End-of-life care for those in poverty
Streamed live on Nov 28, 2012 Hospice volunteer Jennifer Jilks describes what end of life care is like for those below the poverty line, and, what changes can be made to improve health care for the poor. 

Wednesday 28 November 2012

♪♫ ♬ It's beginning to look...

like winter! A dusting of snow in Carleton Place yesterday.
Decorations are out everywhere.
I have decorated the window of my friend's room in long-term care. It is a simple thing, that shows someone is loved. Her vision is very bad, but she can see the colours.
 While staff tell family members, "She could rally." I am giving her mouthcare and other comfort measures (putting lotion on her hands) as much as I can. The PSWs do not have time for each client. They haul her out of bed when she would rather be resting. She is bored and loves brief visitors.
Back home, the goldfish pond is frozen, covered with chicken wire as the kittens seems to like walking on frozen water.

Indoors, Buster is bored. Here he is sitting on the top of the fish tank, hoping to liberate a fishie. He is channelling the late Oliver!

I decided to take him outdoors. I had promised my volunteer agency some pine cones for a gift craft for the bereavement group.

I often take him for walkies in the forest. He loves it. He's part dog, methinks.

My buddy was very helpful in pointing out the 200-year-old pine trees, still producing pine cones, underneath I found the desired treasure. They are camouflaged, hidden by the leaves, but I found several dozen. He did some climbing, good exercise!
Back indoors, the cats play in the sunshine.

 Indoors, the kittens are cuddling in a shoe box for warmth.

They decided to harass their brother and play in the sunlight.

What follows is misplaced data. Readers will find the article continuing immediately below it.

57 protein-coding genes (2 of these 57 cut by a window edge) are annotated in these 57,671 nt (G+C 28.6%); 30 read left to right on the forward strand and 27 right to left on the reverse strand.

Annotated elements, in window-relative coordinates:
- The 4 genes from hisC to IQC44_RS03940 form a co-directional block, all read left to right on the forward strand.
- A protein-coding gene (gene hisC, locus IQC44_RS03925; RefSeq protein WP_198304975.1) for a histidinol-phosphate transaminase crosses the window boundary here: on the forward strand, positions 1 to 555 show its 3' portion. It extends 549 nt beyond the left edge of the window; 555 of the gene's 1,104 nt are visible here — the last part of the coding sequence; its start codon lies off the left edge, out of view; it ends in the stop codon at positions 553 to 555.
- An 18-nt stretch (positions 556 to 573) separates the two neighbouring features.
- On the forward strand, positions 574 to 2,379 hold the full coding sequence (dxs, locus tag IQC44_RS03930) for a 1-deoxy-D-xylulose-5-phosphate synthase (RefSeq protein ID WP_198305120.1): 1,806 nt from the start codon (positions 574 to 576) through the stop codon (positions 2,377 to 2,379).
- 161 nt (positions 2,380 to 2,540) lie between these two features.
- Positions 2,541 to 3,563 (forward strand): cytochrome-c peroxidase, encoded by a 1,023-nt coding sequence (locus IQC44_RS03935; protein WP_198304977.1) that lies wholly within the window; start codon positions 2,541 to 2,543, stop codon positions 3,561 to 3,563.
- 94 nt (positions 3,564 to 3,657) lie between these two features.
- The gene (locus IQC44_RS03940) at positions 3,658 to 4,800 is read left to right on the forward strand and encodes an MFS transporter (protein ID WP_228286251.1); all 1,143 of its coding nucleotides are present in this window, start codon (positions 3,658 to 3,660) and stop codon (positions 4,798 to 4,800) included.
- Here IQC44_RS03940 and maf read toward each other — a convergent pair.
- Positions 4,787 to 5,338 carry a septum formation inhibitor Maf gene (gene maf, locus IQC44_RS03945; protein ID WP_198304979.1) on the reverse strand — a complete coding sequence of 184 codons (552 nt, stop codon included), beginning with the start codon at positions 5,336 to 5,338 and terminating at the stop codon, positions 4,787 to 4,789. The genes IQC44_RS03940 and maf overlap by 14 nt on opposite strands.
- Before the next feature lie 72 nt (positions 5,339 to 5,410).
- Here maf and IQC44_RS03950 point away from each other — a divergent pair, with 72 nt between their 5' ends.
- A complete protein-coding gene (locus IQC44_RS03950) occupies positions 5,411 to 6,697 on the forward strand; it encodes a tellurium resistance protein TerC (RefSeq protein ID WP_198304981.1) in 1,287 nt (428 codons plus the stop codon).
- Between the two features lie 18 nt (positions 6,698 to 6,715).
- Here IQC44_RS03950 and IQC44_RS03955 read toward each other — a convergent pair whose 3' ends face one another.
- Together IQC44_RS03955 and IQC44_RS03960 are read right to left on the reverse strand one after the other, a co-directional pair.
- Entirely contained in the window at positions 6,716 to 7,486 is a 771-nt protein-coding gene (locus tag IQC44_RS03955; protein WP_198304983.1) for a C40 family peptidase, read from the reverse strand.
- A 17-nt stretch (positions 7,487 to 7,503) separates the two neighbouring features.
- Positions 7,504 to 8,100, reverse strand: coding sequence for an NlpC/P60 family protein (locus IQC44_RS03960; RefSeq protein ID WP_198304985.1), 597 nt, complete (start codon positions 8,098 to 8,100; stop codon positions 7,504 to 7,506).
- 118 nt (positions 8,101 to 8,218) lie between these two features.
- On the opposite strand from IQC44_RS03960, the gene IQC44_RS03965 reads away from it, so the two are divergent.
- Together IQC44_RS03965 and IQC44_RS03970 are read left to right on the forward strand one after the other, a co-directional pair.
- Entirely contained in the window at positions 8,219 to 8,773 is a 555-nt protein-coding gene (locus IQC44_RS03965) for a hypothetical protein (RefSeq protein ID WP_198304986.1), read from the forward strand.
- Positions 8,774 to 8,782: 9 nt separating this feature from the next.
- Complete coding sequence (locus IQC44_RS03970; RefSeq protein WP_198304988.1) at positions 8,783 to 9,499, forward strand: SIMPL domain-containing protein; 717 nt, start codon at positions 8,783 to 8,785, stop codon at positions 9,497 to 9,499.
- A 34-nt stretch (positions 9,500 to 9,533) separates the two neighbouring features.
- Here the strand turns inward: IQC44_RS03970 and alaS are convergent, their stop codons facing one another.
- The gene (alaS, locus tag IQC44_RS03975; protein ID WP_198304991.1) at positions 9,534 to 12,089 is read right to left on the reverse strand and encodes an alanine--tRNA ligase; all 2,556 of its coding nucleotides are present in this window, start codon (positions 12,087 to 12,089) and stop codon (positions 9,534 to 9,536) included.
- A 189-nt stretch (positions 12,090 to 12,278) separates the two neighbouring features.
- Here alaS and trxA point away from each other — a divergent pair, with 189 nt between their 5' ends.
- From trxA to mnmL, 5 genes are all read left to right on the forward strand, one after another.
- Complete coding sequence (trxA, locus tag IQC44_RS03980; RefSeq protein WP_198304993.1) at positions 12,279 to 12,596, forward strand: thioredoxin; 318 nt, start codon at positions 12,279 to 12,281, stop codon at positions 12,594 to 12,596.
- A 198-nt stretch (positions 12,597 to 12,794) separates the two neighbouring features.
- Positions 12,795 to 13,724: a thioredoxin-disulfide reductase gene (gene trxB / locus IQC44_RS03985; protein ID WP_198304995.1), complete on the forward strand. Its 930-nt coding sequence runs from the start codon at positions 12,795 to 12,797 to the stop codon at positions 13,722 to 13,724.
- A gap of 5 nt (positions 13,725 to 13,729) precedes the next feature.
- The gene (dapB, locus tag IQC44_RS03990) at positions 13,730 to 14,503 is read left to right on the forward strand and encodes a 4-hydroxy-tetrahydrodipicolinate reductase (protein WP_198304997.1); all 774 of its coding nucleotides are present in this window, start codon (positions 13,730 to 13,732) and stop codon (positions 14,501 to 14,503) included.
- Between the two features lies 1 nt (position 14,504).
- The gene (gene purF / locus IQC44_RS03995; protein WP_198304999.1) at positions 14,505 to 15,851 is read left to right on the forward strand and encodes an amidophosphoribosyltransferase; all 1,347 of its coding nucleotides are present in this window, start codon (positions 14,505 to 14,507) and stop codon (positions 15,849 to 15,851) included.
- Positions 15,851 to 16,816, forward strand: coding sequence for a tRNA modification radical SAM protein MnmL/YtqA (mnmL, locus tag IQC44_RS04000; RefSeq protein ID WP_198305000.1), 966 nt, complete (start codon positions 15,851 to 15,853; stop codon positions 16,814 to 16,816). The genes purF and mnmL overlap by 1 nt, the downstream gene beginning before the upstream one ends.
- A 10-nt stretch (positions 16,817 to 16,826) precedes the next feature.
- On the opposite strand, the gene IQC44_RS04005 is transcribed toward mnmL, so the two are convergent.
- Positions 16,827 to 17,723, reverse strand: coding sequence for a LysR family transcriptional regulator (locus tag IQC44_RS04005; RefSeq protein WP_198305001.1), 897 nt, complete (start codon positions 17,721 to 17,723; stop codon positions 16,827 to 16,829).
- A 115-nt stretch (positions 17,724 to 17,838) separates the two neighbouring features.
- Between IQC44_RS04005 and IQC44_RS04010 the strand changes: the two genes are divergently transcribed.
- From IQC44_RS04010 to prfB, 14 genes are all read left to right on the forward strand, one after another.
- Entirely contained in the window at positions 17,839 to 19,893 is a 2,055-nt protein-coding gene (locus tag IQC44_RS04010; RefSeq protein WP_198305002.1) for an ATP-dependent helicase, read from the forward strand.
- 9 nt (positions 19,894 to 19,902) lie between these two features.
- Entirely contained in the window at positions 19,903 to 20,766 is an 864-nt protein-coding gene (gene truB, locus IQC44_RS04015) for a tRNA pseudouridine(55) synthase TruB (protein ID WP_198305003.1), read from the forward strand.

My fuschia is blooming in the low rays of the sun. A delightful spot of colour.

Whilst in town to visit the dentist, I visited the newest Habitat NCR build in Carleton Place. It is coming along, with flooring in most rooms, the kitchen cabinets will be next. Check out our blog for more photos! I have been taking regular photos since the ground breaking, here are the latest of the kitchen.

The most exciting time was when they brought in the prefab sections by truck and crane! It was a first for Habitat.


Tuesday 27 November 2012

Swans on Lake Ontario

We travelled to Belleville, staying in a motel in Quinte Bay, to attend a day of workshops: Navigating the Journey Through Palliative Care on patient trajectories.
These swans were down by the Trenton base and the Canadian Repatriation Memorial (my photo post). A beautiful spot by Lake Ontario. It was a cold day, and I needed gloves.

Monday 26 November 2012

Do you have heroes in healthcare?

 I do.
We focus much on mistakes and disparities, people rant and rave about their individual healthcare. As a community home support volunteer, I see and hear many good stories.
Dr. Brian Goldman, medical journalist.
He chose to broadcast this TED talk in which he speaks out about mistakes by physicians. Too many are afraid of admitting to mistakes. Which IS a mistake.
From the physicians to nurses, to home care professionals, we need better accountability.

As a senior's healthcare advocate and volunteer, I always have questions as I assist clients in advocating for themselves. Much is printed about elder abuse, yet most harm is done in the name of misinformation or ignorance. If we put more money into home support, especially for the poor and the working poor, our citizens would be much better off. We spend millions on preventing abuse, when the money would be better spent putting the professionals into homes, training them to recognize abuse, and speaking truth to power.